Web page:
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    • #56644
      Stephen Myers

        This car to me shows all the signs of not being a real tiger. The nonstandard dash, non standard exhaust pass through holes, and you cannot see the the fixture for the tiger spare tire.

        What do you think?

      • #60335

        Lots of strange/wrong things on that car! Nice shiny red paint though except that mess under the hood….Eric

      • #60336

        Although the trunk floor embossment is covered by the carpeting, the hole is evident from the underside of the trunk. Interesting how there is a patch underneath the battery, Algers usually don’t rust there. The rattle can (hot rod) black was squirted over the battery tabs and side wood though as evident by the image.
        The exhaust pipes are a little off because of how the headers are situated to begin the pipes journey. I’ve seen some worse headers than those and the compensation for bigger pipes can look worse than a 5 lb bag filled with 10 lbs of Pooh. The exhaust passages and pass-unders(scallops) were not fully engineered in a straight path to the rear, when original. Been there, and am just finnishing up a few pairs of frame repairs and passages as time permits. The engine compartment has the appearance of a quick Mop ‘N Glo with that same rattlecan as the trunk. Too lazy to take the motor out to paint the body.
        Many of the algers that have shown up on ebay are usually alot more cleaner indicationg major tasks performed before the paint. This , to me is just a Gussy’d up Driver.
        The body panels have the correct shapes indicating a decent body. Quite often a Mk1 Tiger will show up for sale with square cornered panels and a vinyl sof-top cover. That is a true give away. Fortunately this has a round trunk lid and the steel top covering. Did the sun burn up the original dash? Possibly the gauges did not work and were damaged by the weather,.

      • #60337

        I am almost positive, that I remember, my 1965 Sunbeam Tiger had a little access “hatch” under the carpet of the jump seat on the passenger (right) side of the car; and my battery was mounted there and it was possible to see the roadway below the actual battery. I used to open it with some type of small catch (on top) and was able to watch the springs “wind up” under hard acceleration. Also, my car was delivered to me new with chrome valve covers, not cast ones.

      • #60339
        Stephen Myers
          quote Rampante:

          my 1965 Sunbeam Tiger had a little access “hatch” under the carpet of the jump seat on the passenger (right) side of the car; and my battery was mounted there

          Tigers did not have the battery there it was always in the trunk. That hatch was used to access the fuel filter on Tigers. Alpines had the battery mounted in a box under that hatch.

        • #60340

          This car does look a little suspect.

          What is the gear stick?

        • #60341

          As stated in the eBay description and as shown in the underside pictures, the transmission is a T-5, not the orginal toploader. The shifter for the toploader was originally offset to the left about 3 or 4 inches; the shifter for a T-5 is centered and is a little further back which would explain the “shifter box” on the transmission tunnel.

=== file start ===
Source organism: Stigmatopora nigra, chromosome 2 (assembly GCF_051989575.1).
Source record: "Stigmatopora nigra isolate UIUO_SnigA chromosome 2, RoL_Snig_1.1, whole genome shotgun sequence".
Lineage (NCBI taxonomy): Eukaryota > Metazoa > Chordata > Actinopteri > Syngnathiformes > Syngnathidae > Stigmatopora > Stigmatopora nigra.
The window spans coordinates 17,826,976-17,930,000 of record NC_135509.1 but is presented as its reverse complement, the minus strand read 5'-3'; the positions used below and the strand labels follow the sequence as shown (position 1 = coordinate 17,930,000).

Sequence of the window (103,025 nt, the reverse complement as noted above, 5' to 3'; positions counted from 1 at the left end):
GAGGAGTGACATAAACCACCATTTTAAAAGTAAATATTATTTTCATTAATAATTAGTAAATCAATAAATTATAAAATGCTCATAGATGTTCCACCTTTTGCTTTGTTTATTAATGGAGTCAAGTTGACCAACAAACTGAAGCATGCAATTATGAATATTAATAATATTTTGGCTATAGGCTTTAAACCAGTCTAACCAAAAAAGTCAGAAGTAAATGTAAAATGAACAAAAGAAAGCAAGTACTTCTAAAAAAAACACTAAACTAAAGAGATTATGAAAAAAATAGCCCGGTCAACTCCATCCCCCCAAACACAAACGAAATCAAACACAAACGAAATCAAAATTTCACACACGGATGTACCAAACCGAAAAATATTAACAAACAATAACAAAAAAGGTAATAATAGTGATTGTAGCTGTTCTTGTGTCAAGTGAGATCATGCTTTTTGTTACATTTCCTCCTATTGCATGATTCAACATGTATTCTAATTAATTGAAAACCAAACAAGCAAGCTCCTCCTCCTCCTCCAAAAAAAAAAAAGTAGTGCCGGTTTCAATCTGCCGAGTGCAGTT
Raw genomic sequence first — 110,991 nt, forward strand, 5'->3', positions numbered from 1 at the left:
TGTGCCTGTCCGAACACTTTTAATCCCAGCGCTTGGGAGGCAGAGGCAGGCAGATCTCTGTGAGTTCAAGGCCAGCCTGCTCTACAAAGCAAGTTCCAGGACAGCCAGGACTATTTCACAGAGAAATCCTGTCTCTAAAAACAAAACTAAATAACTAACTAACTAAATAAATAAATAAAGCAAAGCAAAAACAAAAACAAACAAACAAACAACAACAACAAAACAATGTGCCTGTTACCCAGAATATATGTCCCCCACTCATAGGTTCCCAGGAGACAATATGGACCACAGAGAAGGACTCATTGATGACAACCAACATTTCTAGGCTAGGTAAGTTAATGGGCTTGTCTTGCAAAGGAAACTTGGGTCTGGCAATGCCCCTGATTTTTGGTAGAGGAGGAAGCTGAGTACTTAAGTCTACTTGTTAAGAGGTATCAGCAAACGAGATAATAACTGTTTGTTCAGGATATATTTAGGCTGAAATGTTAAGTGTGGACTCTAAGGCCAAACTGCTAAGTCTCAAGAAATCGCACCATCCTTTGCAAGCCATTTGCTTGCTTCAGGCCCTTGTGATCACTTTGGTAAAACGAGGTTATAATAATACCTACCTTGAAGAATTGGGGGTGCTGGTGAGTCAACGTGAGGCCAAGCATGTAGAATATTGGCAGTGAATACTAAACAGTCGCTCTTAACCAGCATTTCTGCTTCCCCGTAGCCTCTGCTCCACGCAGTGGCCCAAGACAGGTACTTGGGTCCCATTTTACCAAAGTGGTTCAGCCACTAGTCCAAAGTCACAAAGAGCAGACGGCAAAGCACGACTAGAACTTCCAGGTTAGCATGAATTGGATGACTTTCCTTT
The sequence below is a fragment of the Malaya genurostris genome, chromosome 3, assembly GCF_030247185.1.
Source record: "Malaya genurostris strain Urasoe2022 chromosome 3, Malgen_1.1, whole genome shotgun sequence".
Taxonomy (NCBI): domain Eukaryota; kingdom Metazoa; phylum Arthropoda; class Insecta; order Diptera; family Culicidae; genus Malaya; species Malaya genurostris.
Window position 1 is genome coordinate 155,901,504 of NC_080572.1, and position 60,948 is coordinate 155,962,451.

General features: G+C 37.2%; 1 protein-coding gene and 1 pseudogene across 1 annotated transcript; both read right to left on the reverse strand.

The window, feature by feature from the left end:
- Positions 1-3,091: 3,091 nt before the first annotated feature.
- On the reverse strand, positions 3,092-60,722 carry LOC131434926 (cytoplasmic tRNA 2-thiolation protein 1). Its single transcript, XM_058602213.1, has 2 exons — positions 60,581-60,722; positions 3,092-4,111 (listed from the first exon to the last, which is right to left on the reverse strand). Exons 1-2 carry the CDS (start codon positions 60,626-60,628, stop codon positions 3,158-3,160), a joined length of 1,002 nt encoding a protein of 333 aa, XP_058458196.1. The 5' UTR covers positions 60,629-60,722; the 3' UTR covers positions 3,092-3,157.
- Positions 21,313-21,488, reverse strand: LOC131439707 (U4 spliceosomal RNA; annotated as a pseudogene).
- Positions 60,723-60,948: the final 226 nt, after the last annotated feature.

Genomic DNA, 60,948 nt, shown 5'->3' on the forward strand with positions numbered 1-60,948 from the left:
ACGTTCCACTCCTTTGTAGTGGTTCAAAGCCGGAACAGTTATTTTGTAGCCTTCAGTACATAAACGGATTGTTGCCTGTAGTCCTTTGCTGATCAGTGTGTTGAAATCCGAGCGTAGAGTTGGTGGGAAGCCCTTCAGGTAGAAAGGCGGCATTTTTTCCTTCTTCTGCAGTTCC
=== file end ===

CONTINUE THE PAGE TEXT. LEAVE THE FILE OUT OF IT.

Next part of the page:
I think it is a real Tiger, just not very original and, IMO, not worth any more than the current price of less than $25,000.

        • #60342
          quote Tullamore:

          quote Rampante:

          my 1965 Sunbeam Tiger had a little access “hatch” under the carpet of the jump seat on the passenger (right) side of the car; and my battery was mounted there

          Tigers did not have the battery there it was always in the trunk. That hatch was used to access the fuel filter on Tigers. Alpines had the battery mounted in a box under that hatch.

          Well, it was over forty years ago. Sorry; I had a 1961 Alpine before I bought the 1965 Tiger. But, I do remember being able to see the road from that “hatch” when it was open.

        • #60343

          After doing all the work on the rear end of my car I noticed how much that rear end was off, but still it could be a tiger. Just my 2cents

        • #60344

          Isn’t that a humourous photo from the rear underside 8) . A driveline resembling a dog’s hind leg. ๐Ÿ˜ฎ I though my first Tiger was way goofy, but truely they all were underengineered. A stong axle, but a wee bit out of line ๐Ÿ˜ฏ

        • #60348


          I didn’t notice the “offset” until you said something. I keep looking at that picture and thinking it must be an optical illusion because I can’t figure out any way for a Tiger rear axle to be that far off center in a Tiger chassis unless the thing has been wrapped around a tree at some point.

          No bids, so either the seller set the starting price too high or maybe the eBay Tiger buyers are getting a little smarter.

        • #60349

          The short wheelbase accents the off-set of the rear axle. ๐Ÿ˜• Many people know that the boys at Jenssen did some magic with their Mallets on the Tiger Tunnel Tin and frame rails, but they also massaged the rear passenger side tunnel on the vertical. During my Tiger’s restoration, I repaired the whomps that appeared to me to be damage. Ofcourse, my education continued when I put the driveline back in. Out came the Dead-Blow Hammer, ๐Ÿ˜ฅ
          This Tiger has not been beat on too much. Although the Pas. Side traction bar/tubing has seen Stress. Many times I’ve seen a real mess at the welded Lat bars. Usually the mounting locations have been repaired post Fun. (Or I’ve bought a few worse cars than this. :roll:)